STONE:

A stone driveway.

This is loose stone that is spread in the area. They are used most often for driveways, though they can also serve as parking areas or as landscaping materials. There is a large variety of stones available, from small to large, and in a variety of colors.

Strength
Obviously, these stones won’t break or crack. Stone withstands vehicular traffic, weather, sun, water, and other effects well.

Durability
You won’t have to worry about replacing this material due to damage as long as it all stays in place. Stone is a great long-term option. However, it will get thrown around, so you’ll probably have to touch the project up once in a while.

Design Options
You are relatively limited when it comes to the design options at your disposal. Obviously, you can mix and match colors and types of stone, and you can make your projects any kind of shape, from rectangular to circular and anything in between. Otherwise, however, you’re relatively limited with your design possibilities.

Installation
Installing stone is very easy. Simply clear an area, fill it in with stone to the appropriate depth, and you’re done.

Beauty
In the right contexts, stone can look nice. However, it an also look boring. In addition, it can often get spread out throughout your lawn and home, making a big mess and a nuisance.

Maintenance
This is an area where stone suffers. You will probably have to deal with stone being scattered around your lawn and yard, making it a pain to clean up. You’ll also deal with weeds. Over time, the stone may have to be refilled as it inevitably wanders off. You may have to level it out if it ever gets distributed unevenly – this might happen if you drive on it, for instance. It’s also impossible to plow or shovel snow off it without disturbing the surface.

Price/Value
Stone is very cheap. Combined with how durable the material it is, stone is a good overall investment, though the property value of your home won’t be seriously changed.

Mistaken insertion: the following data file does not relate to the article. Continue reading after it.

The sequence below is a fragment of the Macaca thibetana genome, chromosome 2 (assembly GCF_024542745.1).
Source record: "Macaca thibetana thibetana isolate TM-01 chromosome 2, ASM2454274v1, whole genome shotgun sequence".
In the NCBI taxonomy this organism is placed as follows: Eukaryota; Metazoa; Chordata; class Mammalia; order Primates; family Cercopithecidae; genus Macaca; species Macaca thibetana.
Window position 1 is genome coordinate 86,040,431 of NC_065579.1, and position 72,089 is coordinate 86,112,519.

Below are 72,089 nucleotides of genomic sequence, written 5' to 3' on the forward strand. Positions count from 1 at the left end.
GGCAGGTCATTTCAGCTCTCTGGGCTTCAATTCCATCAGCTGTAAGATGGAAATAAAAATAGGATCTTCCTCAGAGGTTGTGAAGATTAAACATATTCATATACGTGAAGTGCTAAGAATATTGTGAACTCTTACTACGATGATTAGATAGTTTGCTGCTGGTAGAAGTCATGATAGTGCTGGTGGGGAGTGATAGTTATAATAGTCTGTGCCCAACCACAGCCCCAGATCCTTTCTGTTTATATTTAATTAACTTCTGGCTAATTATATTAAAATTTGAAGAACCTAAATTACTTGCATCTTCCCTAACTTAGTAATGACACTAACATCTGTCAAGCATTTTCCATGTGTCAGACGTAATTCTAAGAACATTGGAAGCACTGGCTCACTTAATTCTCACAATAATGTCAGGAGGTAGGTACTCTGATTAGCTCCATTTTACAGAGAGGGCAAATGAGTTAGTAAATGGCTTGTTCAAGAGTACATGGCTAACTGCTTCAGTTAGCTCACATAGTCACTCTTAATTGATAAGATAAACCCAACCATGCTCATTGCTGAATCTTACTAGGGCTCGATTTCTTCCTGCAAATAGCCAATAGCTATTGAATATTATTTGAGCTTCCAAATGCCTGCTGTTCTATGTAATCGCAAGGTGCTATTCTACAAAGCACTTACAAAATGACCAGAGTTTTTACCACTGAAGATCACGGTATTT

ASPHALT:

From http://www.flickr.com/photos/91584996@N00/3710038320.

An asphalt driveway.

This ubiquitious, oil-based product is very popular for driveways, parking lots, and other outdoor projects that require vehicle traffic. Also known as ‘blacktop.’

Strength
Asphalt is very strong yet flexible, as it will stand up to both heat and cold. However, if it gets too hot, it could get soft – this could be especially problematic if you drive on it. However, asphalt will withstand stains, the sun, water, and general wear and tear.

Durability
Asphalt will last you for decades, as long as it installed and maintained properly. However, you will have to deal with cracks and fading, so you’ll probably have to do repairs along the way. Otherwise, expect to replace this after a decade or two of service.

Design Options
You’re very limited with your design options. While colored or stamped asphalt is possible, it will increase the cost of your project. Otherwise, you’re limited to the standard black driveway. You can create your own shape and dimensions, but otherwise you’re pretty locked in, unless you add a cobblestone or paver apron and border, or some other embellishment.

Installation
An asphalt driveway and other projects are usually out of the reach of most homeowner’s skills, so it’s not a great DIY project. You’ll have to hire a contractor to do it; unfortunately, asphalt contractors are notoriously unreliable, making getting the job done quickly a pain in some circumstances.

Beauty
Asphalt is very common and it doesn’t look as great as other options, especially when it cracks and fades.

Maintenance
You’ll have to seal it to maintain its strength and color. In severe circumstances, patching and resurfacing may be necessary as well. Snow can be easily removed from this surface.

Price/Value
Asphalt is relatively cheap, hence its popularity. In terms of value, it is a good buy, as the material will last you a long time, assuming it’s installed well.